In the wake of “The Great Housing Crisis of 2019,” panic and complaints spread throughout campus about the poor fate of returning students who planned to live on campus next year. With Lemon Hall’s fall to the custody of the incoming freshmen in place of Jefferson Hall as well as One Tribe Place’s closing, the panic is definitely understandable.
However, returning students have definitely over-exaggerated the problems concerning housing, which shows more about their own negativity than the school’s lack of accommodations.
I will admit that not all dorms are created equal. However, the dorms offered to upperclassmen have their own positives that students refuse to acknowledge. DuPont Hall may have the reputation of being dingy, but it is close to Earl Gregg Swem Library, and many of the rooms have suite bathrooms. Richmond Hall is admittedly extremely far from everything on campus, but the rooms are newly renovated with double beds, and its proximity to Food Lion is a plus.
Upperclassmen hate the idea of living in Jefferson the most, despite that the only real difference between Jefferson and other upperclassmen dorms like Barrett Hall is that the hallways are less aesthetically pleasing. Jefferson is extremely conveniently located, as it is close to Colonial Williamsburg, the Sir Christopher Wren Building and Marketplace, as well as the academic buildings on the Sunken Garden. It is also still fairly close to the Sadler Center, the Integrated Science Center and Swem.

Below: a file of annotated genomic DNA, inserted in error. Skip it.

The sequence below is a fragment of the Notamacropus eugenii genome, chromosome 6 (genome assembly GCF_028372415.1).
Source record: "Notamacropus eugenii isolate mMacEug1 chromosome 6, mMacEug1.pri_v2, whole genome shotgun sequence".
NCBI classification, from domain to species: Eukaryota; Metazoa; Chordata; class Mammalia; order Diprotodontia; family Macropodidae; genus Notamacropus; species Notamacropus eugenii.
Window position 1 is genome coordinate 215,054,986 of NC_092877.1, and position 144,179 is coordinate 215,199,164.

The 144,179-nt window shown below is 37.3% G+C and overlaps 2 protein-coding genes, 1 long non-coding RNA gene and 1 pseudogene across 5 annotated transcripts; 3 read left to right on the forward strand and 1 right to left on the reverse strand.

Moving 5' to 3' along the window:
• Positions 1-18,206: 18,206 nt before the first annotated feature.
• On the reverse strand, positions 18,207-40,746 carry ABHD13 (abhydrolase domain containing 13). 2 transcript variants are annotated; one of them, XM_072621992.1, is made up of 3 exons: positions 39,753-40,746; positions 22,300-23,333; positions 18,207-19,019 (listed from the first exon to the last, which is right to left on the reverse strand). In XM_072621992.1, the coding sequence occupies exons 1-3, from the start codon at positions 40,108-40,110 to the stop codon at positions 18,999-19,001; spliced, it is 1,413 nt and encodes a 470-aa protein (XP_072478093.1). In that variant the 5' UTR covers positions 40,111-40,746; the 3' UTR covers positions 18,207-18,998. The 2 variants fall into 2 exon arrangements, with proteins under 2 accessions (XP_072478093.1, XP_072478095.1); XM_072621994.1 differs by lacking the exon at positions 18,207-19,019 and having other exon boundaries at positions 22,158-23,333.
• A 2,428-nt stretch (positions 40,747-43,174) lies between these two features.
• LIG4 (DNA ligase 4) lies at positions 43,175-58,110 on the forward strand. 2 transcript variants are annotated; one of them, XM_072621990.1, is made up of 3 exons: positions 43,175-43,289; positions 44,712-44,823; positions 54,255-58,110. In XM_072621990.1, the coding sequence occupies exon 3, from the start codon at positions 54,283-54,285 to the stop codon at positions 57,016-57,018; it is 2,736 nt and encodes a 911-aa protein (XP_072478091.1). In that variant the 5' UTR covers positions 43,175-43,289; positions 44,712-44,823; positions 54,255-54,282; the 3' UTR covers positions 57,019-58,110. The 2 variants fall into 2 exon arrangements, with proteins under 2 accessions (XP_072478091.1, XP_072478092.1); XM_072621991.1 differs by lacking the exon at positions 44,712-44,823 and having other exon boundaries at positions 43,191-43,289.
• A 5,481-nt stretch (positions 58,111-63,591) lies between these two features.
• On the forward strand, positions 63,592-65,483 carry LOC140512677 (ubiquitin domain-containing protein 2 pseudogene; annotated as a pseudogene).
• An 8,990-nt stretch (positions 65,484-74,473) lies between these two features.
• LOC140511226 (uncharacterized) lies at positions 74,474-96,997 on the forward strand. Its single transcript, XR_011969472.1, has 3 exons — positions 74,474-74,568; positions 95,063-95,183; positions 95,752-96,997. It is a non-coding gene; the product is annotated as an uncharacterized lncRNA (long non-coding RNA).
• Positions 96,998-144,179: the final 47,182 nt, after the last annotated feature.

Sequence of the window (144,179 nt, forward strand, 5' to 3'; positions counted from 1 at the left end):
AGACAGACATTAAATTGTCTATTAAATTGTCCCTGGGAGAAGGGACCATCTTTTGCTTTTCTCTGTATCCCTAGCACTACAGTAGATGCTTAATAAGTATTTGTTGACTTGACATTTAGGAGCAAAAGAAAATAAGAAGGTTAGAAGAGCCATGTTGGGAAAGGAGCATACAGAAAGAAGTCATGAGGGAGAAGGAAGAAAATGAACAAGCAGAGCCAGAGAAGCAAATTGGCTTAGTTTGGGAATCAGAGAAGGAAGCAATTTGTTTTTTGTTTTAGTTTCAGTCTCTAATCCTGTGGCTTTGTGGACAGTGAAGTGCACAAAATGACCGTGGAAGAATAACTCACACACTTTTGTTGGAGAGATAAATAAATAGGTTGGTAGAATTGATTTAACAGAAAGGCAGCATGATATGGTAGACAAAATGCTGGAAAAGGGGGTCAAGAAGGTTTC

Of course, these options are not as nice as Landrum Hall or Hardy Hall, but that does not mean that the College of William and Mary does not care about students’ needs. The changes to housing are necessary. One Tribe Place needs to be closed for important renovations, apparently for mold, asbestos and structural issues.
All of these problems are urgent, and if the College was to ignore them, students would complain about their lack of concern for student wellbeing. Similarly, Lemon is now to house freshmen in order to increase accessibility. Students also criticize the College for not listening to students’ needs through Student Accessibility Services as well as the Counseling Center, but now that the College has responded to the needs of incoming freshmen, the school supposedly does not care about any of the students. Students criticize the College for the supposedly poor conditions that upperclassmen must endure, but this is a ridiculous overreaction.
Dorm life may not be perfect, but at the end of the day, it is never advertised as perfect. I have heard students complain about the money that they pay to come to school here, as if that money does not go towards classes, professors and other opportunities long before it goes toward housing. Students attend college for the education and overall experience, not because their room is comparable to a five-star hotel.
On a similar note, students like to complain about housing here as if other schools have perfect housing plans, and the College is the only place where students are left wishing for better room options. Some schools cannot guarantee housing for more than one or two years, and others cannot guarantee air conditioning to upperclassmen, which are two positives to housing here at the College.
Students here are promised housing for at least three years, and all upperclassmen dorms have air conditioning. I do agree that housing selection can seem unfair and stressful at times, but students should take a step back and look at the big picture before complaining relentlessly for weeks about how much the College hates its students.
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